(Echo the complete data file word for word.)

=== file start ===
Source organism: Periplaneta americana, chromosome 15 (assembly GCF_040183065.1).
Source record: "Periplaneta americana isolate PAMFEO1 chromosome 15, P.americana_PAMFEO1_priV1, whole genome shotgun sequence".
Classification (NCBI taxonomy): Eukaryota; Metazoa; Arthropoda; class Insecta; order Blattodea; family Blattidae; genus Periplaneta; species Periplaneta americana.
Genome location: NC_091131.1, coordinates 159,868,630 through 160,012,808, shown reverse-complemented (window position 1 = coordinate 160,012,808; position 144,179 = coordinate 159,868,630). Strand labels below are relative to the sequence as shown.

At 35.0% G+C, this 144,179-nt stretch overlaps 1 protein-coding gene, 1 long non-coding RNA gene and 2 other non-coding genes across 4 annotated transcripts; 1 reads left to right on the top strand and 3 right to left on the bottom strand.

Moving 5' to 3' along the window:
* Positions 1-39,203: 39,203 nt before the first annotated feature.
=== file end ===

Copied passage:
Source organism: Periplaneta americana, chromosome 15 (assembly GCF_040183065.1).
Source record: "Periplaneta americana isolate PAMFEO1 chromosome 15, P.americana_PAMFEO1_priV1, whole genome shotgun sequence".
Classification (NCBI taxonomy): Eukaryota; Metazoa; Arthropoda; class Insecta; order Blattodea; family Blattidae; genus Periplaneta; species Periplaneta americana.
Genome location: NC_091131.1, coordinates 159,868,630 through 160,012,808, shown reverse-complemented (window position 1 = coordinate 160,012,808; position 144,179 = coordinate 159,868,630). Strand labels below are relative to the sequence as shown.

At 35.0% G+C, this 144,179-nt stretch overlaps 1 protein-coding gene, 1 long non-coding RNA gene and 2 other non-coding genes across 4 annotated transcripts; 1 reads left to right on the top strand and 3 right to left on the bottom strand.

Moving 5' to 3' along the window:
* Positions 1-39,203: 39,203 nt before the first annotated feature.